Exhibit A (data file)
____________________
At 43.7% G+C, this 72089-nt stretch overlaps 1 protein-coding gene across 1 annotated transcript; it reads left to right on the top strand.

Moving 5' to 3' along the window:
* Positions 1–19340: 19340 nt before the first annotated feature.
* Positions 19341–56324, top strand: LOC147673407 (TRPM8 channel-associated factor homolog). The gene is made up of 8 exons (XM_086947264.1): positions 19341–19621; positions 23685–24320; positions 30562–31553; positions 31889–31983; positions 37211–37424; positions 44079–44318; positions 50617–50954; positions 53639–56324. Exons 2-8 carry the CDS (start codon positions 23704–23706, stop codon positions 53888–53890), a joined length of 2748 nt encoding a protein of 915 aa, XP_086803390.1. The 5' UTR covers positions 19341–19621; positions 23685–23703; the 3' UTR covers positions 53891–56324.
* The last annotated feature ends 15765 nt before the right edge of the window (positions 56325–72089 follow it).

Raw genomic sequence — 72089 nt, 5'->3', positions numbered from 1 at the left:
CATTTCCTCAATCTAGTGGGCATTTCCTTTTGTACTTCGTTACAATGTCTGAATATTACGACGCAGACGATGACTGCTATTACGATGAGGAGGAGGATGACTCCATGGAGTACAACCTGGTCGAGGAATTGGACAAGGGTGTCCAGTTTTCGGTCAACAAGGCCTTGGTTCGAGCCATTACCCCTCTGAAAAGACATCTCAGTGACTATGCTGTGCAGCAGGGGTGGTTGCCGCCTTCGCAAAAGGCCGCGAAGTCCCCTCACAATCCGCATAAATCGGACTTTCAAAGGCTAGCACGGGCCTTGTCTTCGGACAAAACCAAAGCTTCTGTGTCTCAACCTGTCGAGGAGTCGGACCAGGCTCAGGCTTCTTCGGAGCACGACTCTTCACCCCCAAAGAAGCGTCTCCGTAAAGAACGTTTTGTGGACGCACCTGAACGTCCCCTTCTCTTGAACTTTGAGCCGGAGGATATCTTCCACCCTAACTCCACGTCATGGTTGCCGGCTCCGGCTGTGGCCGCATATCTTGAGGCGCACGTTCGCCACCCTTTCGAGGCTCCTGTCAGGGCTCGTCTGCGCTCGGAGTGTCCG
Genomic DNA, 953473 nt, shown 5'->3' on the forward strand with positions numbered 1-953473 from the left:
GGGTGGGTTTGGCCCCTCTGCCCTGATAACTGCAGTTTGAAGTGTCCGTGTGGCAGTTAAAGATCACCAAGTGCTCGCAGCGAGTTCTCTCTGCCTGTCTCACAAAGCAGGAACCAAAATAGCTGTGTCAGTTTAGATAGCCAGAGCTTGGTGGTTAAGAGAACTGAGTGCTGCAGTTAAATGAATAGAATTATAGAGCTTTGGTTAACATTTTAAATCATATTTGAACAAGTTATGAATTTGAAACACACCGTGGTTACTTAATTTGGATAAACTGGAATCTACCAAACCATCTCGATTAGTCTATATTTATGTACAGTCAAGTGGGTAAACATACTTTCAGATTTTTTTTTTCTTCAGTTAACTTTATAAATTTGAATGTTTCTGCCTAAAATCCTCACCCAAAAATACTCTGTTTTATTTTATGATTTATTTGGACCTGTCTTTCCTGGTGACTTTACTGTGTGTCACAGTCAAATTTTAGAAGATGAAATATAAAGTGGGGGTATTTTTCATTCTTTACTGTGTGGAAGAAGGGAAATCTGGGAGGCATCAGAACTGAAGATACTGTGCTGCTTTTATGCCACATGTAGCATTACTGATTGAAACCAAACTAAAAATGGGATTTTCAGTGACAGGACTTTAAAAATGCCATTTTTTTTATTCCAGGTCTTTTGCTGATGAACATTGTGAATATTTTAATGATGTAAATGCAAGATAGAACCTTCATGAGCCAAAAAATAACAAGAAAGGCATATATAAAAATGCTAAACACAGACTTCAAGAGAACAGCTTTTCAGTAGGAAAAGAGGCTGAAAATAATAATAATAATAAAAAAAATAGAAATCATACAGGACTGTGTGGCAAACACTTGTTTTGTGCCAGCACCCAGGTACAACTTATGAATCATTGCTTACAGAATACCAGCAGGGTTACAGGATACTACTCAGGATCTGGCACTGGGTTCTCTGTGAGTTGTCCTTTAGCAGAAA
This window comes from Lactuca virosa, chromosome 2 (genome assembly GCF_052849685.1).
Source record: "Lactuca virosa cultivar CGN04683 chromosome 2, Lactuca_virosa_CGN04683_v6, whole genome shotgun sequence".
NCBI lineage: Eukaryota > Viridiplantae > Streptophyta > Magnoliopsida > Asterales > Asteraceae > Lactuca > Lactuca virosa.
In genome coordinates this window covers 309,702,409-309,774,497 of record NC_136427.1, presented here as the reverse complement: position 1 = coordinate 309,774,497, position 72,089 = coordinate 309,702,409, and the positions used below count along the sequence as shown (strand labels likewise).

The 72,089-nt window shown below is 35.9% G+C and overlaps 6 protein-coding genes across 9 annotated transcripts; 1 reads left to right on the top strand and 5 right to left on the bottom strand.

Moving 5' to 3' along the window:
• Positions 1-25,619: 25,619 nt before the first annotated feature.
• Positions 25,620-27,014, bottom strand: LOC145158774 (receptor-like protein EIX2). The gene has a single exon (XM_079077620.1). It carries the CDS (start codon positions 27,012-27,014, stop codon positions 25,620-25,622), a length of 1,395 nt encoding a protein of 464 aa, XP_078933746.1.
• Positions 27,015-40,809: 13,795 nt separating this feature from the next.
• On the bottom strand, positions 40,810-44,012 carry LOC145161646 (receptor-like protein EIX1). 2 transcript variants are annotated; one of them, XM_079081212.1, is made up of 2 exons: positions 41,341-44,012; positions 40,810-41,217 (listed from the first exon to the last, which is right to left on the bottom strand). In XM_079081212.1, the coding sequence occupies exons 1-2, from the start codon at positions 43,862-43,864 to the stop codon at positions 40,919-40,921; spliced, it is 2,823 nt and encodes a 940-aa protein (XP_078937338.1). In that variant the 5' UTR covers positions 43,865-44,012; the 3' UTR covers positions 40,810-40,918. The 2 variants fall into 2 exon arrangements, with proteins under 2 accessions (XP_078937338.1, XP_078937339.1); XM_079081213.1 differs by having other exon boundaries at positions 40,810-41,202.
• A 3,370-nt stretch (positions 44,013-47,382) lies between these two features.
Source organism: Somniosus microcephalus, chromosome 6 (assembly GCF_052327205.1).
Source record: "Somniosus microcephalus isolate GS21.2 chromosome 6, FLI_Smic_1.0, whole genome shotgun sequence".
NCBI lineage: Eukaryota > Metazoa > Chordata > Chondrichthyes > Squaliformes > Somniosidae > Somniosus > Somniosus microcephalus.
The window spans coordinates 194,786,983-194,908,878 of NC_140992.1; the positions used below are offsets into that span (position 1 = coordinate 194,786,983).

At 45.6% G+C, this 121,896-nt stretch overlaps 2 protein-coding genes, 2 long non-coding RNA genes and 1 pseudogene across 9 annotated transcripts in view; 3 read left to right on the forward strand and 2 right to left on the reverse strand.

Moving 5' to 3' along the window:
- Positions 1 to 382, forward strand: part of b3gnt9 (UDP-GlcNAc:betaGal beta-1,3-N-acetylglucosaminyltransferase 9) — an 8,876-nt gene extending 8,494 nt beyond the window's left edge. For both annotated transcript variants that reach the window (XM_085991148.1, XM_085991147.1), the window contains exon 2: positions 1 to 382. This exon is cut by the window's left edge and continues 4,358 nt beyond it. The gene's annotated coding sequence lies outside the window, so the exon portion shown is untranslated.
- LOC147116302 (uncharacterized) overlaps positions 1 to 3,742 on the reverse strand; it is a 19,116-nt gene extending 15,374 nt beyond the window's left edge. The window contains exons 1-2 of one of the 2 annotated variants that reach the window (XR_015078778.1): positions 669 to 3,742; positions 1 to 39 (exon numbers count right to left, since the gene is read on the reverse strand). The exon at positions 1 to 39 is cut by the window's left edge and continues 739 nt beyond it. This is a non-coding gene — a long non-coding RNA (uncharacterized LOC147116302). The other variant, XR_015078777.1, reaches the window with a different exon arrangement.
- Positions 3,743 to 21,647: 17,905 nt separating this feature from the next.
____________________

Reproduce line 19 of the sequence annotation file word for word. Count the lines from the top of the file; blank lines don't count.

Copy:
• On the bottom strand, positions 40,810-44,012 carry LOC145161646 (receptor-like protein EIX1). 2 transcript variants are annotated; one of them, XM_079081212.1, is made up of 2 exons: positions 41,341-44,012; positions 40,810-41,217 (listed from the first exon to the last, which is right to left on the bottom strand). In XM_079081212.1, the coding sequence occupies exons 1-2, from the start codon at positions 43,862-43,864 to the stop codon at positions 40,919-40,921; spliced, it is 2,823 nt and encodes a 940-aa protein (XP_078937338.1). In that variant the 5' UTR covers positions 43,865-44,012; the 3' UTR covers positions 40,810-40,918. The 2 variants fall into 2 exon arrangements, with proteins under 2 accessions (XP_078937338.1, XP_078937339.1); XM_079081213.1 differs by having other exon boundaries at positions 40,810-41,202.